As states ban abortion, the Texas bounty law offers a way to survive legal challenges
After the Supreme Court overturned Roe v. Wade, abortion rights opponents in state governments quickly moved to ban the procedure, while abortion rights supporters quickly challenged the bans in court.
The 1973 Supreme Court case established a constitutional right to abortion. Now, abortion rights will be left to states to decide, with years of litigation expected in state courts.
One state abortion ban that has already been tested in courts — and so far prevailed — is a Texas law known as Senate Bill 8.
It took effect last fall and relies not on the government but on private citizens to enforce. Opponents have couched it in terms like the "vigilante abortion law" or "bounty hunter law."
That's because the law incentivizes citizens with a cash "bounty" if they succeed in suing anyone who has helped a person get an illegal abortion. Texas inspired Idaho and Oklahoma to follow suit with this type of enforcement mechanism.
Most states that want to ban abortion have so far not taken this approach, opting instead to enforce a ban through the criminal justice system. Two dozen states have now banned abortion or will soon.
Still, for many abortion opponents, Texas-style laws remain an appealing strategy in the movement's fight to enforce the bans, said Mary Ziegler, a law professor at University of California, Davis, and the author of the new book Dollars for Life: The Anti-Abortion Movement and the Fall of the Republican Establishment.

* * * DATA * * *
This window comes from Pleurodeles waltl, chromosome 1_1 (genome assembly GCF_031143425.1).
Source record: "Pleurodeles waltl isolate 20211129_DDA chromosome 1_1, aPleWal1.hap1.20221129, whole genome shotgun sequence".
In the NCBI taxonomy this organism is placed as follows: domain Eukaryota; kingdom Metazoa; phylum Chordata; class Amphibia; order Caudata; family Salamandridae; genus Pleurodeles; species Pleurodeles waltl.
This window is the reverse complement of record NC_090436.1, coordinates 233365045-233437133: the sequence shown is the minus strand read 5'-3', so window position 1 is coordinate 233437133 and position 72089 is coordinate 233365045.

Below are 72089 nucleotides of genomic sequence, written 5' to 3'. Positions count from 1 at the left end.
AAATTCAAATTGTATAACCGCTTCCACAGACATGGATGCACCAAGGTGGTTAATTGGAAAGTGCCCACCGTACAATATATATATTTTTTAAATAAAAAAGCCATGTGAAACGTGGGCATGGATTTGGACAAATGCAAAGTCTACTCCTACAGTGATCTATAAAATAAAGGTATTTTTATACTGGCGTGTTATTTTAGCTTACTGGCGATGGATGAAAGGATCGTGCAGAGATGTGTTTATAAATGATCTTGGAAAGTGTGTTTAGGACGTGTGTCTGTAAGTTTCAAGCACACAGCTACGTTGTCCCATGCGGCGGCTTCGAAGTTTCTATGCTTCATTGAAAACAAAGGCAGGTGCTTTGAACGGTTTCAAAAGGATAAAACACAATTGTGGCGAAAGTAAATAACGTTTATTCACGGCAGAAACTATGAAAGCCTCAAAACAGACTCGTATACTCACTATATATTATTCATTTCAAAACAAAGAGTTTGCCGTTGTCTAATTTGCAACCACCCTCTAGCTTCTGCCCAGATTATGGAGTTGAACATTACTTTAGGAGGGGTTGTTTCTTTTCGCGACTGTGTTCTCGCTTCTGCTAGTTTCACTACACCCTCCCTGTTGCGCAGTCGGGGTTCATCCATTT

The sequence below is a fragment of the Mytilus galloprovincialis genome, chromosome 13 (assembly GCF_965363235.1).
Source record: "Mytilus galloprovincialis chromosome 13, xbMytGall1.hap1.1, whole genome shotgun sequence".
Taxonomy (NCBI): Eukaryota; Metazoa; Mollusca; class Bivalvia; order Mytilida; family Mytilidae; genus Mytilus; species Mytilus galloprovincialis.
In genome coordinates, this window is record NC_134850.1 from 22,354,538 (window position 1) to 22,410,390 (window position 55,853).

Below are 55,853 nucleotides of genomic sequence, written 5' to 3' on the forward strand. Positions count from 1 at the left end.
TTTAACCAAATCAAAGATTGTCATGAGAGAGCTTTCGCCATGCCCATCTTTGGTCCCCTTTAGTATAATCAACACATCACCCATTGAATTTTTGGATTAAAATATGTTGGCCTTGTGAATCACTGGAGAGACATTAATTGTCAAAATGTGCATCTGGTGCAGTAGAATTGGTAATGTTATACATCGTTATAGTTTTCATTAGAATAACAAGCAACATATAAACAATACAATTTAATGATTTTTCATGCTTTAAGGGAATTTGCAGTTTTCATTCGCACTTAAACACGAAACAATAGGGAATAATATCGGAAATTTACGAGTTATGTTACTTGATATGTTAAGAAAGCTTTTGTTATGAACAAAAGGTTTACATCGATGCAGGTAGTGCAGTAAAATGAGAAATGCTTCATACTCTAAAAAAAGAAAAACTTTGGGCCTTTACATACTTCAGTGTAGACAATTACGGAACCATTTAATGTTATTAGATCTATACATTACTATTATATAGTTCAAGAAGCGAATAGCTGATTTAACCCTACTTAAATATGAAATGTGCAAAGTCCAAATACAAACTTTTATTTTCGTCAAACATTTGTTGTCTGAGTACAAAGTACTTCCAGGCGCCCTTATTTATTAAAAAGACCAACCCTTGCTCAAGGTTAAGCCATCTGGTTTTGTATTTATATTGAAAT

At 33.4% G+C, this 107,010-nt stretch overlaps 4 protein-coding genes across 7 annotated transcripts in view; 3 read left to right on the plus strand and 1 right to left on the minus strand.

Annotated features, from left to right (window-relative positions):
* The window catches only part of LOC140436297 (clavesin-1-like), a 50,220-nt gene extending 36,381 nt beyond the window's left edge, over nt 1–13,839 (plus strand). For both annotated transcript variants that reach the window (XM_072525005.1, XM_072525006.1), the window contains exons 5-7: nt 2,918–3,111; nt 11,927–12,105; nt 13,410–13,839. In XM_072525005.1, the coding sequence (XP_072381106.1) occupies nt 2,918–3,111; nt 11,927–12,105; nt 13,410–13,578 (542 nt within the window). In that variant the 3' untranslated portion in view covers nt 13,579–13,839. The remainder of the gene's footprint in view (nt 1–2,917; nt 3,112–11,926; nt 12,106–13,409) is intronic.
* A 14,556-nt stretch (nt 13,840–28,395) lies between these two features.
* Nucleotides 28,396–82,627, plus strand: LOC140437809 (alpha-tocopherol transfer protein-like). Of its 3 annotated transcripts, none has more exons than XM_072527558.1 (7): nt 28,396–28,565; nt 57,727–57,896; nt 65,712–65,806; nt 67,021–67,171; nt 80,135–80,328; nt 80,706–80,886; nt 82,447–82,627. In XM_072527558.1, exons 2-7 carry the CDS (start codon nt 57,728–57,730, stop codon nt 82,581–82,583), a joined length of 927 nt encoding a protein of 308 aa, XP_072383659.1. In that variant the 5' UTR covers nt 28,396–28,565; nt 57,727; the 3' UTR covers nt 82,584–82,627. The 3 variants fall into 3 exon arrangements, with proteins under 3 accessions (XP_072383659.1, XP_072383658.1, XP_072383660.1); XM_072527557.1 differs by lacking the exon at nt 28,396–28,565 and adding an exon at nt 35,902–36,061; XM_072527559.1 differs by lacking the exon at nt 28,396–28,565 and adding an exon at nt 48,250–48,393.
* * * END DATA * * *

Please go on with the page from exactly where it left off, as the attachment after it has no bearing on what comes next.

"They're still an important tool because of the limits of criminal law," Ziegler said.
The anti-abortion advocates who developed the Texas law, she said, thought criminal laws in comparison offered fewer ways to survive court challenges and too much discretion to the more progressive prosecutors who might fail to enforce the law.
"For example, if you want to stop people from traveling out of state to get an abortion, or you want to try to prosecute doctors from blue states for performing abortions on people in red states, there are going to be serious constitutional questions there," she said, including potential violations of the constitutional right to travel. "The same isn't true with these civil-style laws."
How SB 8 works
SB 8 bans abortions following the detection of a fetal pulse — in other words, after about six weeks — which is often well before many women even know they are pregnant. The law makes no exceptions for rape or incest.
It allows private citizens to file a civil lawsuit against anyone who knowingly "aids or abets" an abortion. If successful, the law instructs courts to award plaintiffs at least $10,000 in damages from defendants.
Doctors and abortion providers, drivers who provide transportation to a clinic, or those who help fund an abortion, for example, could all be liable to incur legal fees if they are sued. People who receive an abortion cannot be sued under the law.
The threat of lawsuits has so far been enough to discourage providers from performing abortions in the state. In the month after the law took effect, the number of abortions in Texas dropped by half compared to the same month the previous year, according to a study by the University of Texas at Austin.